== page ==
Conscious that college recruiters were looking on, Bruce was often unhappy with his own play as well. So was his father. Alan Hardy claims to have mellowed, saying, "My boys have become so good that I can't teach them much anymore." But Bruce's erratic performance in a 35-12 loss to Davis was too much for him. "You played pathetic!" he shouted when Bruce came home. "What college is going to want you?" Bruce left the house in tears.

But colleges did want him and Frank Kush and the other coaches who came to Bingham had the glint in their eyes of the prospectors who once arrived in quest of gold, silver and copper.

In finally deciding on Arizona State, Bruce chose a college that a girl friend, for one, had disapproved of ever since Bruce visited Tempe in December. "He told me it was so warm there that the girls didn't wear much clothes," she said, grimacing. Weather, in fact, did influence Bruce, who liked the idea of throwing the football in a warm climate. He also was impressed by Kush's winning record. "He's like my dad," Bruce says. "He's a pressure-type guy. If you're super, he expects you to play super."

Never in any sport has Bruce played more super than during the past basketball season. Bingham won the state title more convincingly this time, rolling up an 18-2 record, the highlight of the regular season being a 100-66 rout of Judge Memorial, the team Bingham had upset in the state finals the year before. As 2,700 fans whooped it up in Bingham's gym, Bruce Hardy and the Mountain Men jumped to a 10-1 lead. With Bruce blocking shots, triggering the fast break and scoring at will, the thankless job of stopping him fell to Judge's Tad Mancini, a 6'6" bean pole with choirboy features and mischief in his heart.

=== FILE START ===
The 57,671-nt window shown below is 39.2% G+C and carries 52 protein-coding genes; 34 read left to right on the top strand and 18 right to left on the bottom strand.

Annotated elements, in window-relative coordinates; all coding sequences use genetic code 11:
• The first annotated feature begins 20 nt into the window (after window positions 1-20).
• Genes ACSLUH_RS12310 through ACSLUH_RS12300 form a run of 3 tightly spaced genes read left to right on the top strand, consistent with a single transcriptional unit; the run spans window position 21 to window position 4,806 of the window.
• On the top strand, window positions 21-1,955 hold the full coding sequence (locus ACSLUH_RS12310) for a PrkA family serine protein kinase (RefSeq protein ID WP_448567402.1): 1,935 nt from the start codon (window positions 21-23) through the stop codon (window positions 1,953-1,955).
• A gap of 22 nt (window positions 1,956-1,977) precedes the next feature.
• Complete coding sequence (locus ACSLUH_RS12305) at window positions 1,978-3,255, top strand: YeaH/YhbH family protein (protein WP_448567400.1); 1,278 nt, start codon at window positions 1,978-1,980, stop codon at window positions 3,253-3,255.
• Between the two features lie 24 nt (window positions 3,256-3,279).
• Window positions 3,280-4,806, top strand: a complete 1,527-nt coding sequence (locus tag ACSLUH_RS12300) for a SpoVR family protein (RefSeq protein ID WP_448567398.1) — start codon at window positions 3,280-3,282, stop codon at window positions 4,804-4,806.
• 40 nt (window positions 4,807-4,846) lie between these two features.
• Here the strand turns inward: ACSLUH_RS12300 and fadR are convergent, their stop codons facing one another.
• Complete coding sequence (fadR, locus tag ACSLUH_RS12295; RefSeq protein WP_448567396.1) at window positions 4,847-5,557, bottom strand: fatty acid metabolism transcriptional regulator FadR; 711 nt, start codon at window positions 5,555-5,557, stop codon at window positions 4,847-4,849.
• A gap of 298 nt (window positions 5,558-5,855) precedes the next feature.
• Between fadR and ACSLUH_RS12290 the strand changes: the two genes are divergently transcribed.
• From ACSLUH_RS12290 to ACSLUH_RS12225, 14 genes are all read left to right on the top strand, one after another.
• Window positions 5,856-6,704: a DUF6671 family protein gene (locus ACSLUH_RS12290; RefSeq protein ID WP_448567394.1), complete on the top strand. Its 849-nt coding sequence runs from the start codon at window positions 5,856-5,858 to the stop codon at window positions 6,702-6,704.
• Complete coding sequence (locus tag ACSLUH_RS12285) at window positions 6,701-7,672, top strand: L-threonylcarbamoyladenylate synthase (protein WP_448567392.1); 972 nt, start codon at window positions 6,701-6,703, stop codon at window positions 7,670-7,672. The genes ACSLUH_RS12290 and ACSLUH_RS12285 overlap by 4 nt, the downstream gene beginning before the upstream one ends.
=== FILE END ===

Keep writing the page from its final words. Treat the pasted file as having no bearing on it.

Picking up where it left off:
As his frustration mounted, Tad leaned on Bruce, and tattooed him with hands and elbows. Annoyance flashed across Bruce's face. With two minutes left, Tad pulled Bruce's jersey, stretching it out as if it were a tent. In sudden fury. Bruce wheeled and caught Tad with a sharp right. The punch caused no real damage, but both players were ejected from the game.

The excitement did not end there. With four seconds to go, Bingham called time to present the game ball to Bruce, whose 29 points put him eight over the 1,000 mark for his career. As Hardy rose from the bench to which he had been banished, Judge Coach Jim Yerkovich angrily led his team off the court. "Why didn't they hold the ceremony when he actually got the points?" Yerkovich demanded. The last four seconds were never played.

Afterward Bruce was subdued. "I shouldn't have hit him," he muttered. "I should have controlled myself."

Considering the demands of being an old-fashioned high school hero, it might be said that Bruce Hardy has controlled himself, in general, rather well. He was calm enough, certainly, the night last October that somebody broke into his Galaxie and swiped his letterman's jacket. It happened while Bruce and a date were watching American Graffiti in a Salt Lake City theater and, fortunately, he was able to buy a new jacket a few days later.

The culprits might have been overzealous trophy hunters, and Bruce might even be right when he says, "They probably know me." His jacket evidently had high value for the thieves. They left behind Bruce's tape deck and his date's purse, both of which were also in the car.